We’re All Under Attack: Looking at Christian Dominance

We’re All Under Attack: Looking at Christian Dominance

Sometimes these days it seems like just about everybody is under attack. That only rich white heterosexual, able-bodied men have any kind of security. If that seems true to you perhaps it is because it is true. In fact, this is the same white male Christian property-owning ruling class that established our country in the late eighteenth century. Even earlier this small segment of the European population set up the capitalist structure and dominant Christian worldview that determined that only they had legitimacy in God’s eyes and the authority to rule over all others. I want to look specifically at the dominant Christian part of this history because it helps to explain so much of what is going on today.

Within a Christian framework we have witnessed 1700 years of crusades against “evil” non-Christians, those branded as primitives, savages or terrorists, with results most currently manifesting in the US’s participation in attacks on 7 Muslim countries and large-scale state-sanctioned violence against people of color, immigrants, women, people who are queer and trans, Jews, Muslims and people with disabilities. Within this framework all those labeled Other have been marginalized and are vulnerable to violence.

I define Christian hegemony as the everyday, systematic set of Christian values, individuals and institutions that dominate all aspects of US society. Nothing is unaffected. Christian dominance is a complex and shifting system that benefits all Christians, those raised Christian and those passing as Christian. However, the concentration of power and wealth accumulates to a predominantly Christian ruling elite. All Others experience exploitation and constant vulnerability to violence.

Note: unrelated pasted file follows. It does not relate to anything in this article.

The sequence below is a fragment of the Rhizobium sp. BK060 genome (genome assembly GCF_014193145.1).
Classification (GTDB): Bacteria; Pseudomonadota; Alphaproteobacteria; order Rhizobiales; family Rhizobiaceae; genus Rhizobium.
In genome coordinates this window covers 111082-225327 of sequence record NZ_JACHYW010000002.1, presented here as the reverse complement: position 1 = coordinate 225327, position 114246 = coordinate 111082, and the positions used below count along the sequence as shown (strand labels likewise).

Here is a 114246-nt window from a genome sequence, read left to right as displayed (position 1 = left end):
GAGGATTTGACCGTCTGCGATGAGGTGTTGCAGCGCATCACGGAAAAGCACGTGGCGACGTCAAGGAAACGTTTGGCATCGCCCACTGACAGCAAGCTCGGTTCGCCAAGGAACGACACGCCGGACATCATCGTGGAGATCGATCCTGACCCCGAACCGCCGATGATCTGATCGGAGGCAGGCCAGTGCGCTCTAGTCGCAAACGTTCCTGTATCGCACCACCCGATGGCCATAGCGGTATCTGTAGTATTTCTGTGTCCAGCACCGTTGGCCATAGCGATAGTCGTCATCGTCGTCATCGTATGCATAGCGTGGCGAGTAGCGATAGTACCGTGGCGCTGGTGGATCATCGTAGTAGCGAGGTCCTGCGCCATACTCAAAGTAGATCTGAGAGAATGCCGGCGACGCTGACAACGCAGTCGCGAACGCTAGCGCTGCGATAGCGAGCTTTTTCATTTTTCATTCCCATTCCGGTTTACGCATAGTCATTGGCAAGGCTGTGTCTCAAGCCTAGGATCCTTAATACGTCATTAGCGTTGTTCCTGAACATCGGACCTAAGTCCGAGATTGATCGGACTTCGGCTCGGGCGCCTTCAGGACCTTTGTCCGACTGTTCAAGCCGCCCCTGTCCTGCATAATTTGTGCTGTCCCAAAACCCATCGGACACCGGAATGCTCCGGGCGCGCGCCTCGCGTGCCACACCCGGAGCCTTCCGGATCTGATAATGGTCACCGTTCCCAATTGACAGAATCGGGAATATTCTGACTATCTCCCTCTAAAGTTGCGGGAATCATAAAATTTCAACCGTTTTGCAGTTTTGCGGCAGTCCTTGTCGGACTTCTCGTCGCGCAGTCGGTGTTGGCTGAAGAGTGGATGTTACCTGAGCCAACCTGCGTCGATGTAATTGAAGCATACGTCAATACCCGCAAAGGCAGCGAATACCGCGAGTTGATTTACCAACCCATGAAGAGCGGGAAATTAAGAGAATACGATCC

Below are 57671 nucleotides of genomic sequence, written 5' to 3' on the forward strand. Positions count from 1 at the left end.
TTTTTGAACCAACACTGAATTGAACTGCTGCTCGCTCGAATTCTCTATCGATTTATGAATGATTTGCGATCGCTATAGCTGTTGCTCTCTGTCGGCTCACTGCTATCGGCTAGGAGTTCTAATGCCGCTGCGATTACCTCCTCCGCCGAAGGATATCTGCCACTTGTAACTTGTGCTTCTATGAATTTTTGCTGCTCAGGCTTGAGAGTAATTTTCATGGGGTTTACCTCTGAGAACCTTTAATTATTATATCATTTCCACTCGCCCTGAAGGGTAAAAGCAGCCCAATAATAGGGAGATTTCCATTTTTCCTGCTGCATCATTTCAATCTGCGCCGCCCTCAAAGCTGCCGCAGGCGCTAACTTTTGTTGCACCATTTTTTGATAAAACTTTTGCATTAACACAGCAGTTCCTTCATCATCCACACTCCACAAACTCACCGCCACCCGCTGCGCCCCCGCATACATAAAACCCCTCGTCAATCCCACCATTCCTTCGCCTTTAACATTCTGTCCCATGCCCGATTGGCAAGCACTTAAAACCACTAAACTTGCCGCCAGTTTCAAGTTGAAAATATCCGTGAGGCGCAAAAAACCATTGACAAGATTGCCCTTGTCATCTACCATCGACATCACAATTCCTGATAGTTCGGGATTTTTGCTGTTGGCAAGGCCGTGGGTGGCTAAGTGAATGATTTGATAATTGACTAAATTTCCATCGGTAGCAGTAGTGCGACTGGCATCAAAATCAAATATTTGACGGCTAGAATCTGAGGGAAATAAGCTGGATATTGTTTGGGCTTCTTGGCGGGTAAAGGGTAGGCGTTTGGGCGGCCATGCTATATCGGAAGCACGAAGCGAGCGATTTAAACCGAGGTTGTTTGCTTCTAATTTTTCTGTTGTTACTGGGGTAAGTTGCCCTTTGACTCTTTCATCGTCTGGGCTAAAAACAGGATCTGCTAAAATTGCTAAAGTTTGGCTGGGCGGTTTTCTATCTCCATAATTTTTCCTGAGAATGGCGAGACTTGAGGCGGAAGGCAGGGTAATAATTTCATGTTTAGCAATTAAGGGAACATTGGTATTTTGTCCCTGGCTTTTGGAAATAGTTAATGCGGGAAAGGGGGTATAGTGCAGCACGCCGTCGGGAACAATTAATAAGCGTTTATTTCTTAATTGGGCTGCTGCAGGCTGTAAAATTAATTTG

This dominance operates on several levels. First is the subtle internalization of Christian beliefs by individuals. The behavior and voting patterns of millions of people in the United States are influenced by concepts such as original sin, manifest destiny, the existence of “the one truth” contained within Christianity and the notion that humans were given dominion over the earth.

There is also the social, political and economic (as opposed to spiritual) power that individual clergy exert on people’s lives.

Another level is reflected in the very significant power some denominations wield in the US.

In addition, there is a vast network of tens of thousands of well-funded, tax-exempt and powerful parachurch organizations.

Another level of Christian dominance comes from the power elite, those who control the largest and most powerful institutions in the US.

Finally there is the level that provides the foundation for all the others: the deep legacy of ideas, values and practices produced within dominant western Christianity over the centuries. That legacy continues to shape our culture and frame public policies.

The original Christians, of course, were West Asian and North African Jews, predominately Arab. Jesus, Mary, the Apostles and all of the early leaders in the church were Jewish Arabs of varying ethnic and cultural identities, and with diverse but certainly not white skin tones. The bulk of early Christian churches, monasteries and other religious centers were in the Middle East. The center of the early church was in Constantinople, in present-day Turkey. It wasn’t until the rise of Islam, the weakening of the Eastern Church and the consolidation of its power that the Roman church emerged as a powerful international force. During this process western Christianity was Europeanized and whitened, its roots whitewashed.

Women, people of color and many others could become Christians of a sort, but they were considered inferior imitations of the real thing because they were contaminated by their difference from the white male physically and the morally perfect images of God, Adam, Jesus, the Apostles, Calvin, Luther, and a long line of church leaders continuing into the current day. A person from any of these groups was considered more likely to revert to non-Christian ways, succumbing to evil and becoming a subversive element.

“Original” white male Christians feared the destruction of the Christian community and God’s work on earth. From this perspective, if Christian hierarchies were disordered, then God’s kingdom was in disarray and Christianity would fail. White Christian men had to be willing to sacrifice their lives as soldiers of Christ – knights, gunslingers or superheroes – to save Christian civilization.19 Male behavior based on control, obedience and the ability to commit violence in the name of God was essential to fulfilling this role. Terror of being out of control, (losing it), fear of disorder and a sense of constant danger were key components of this personality and social framework.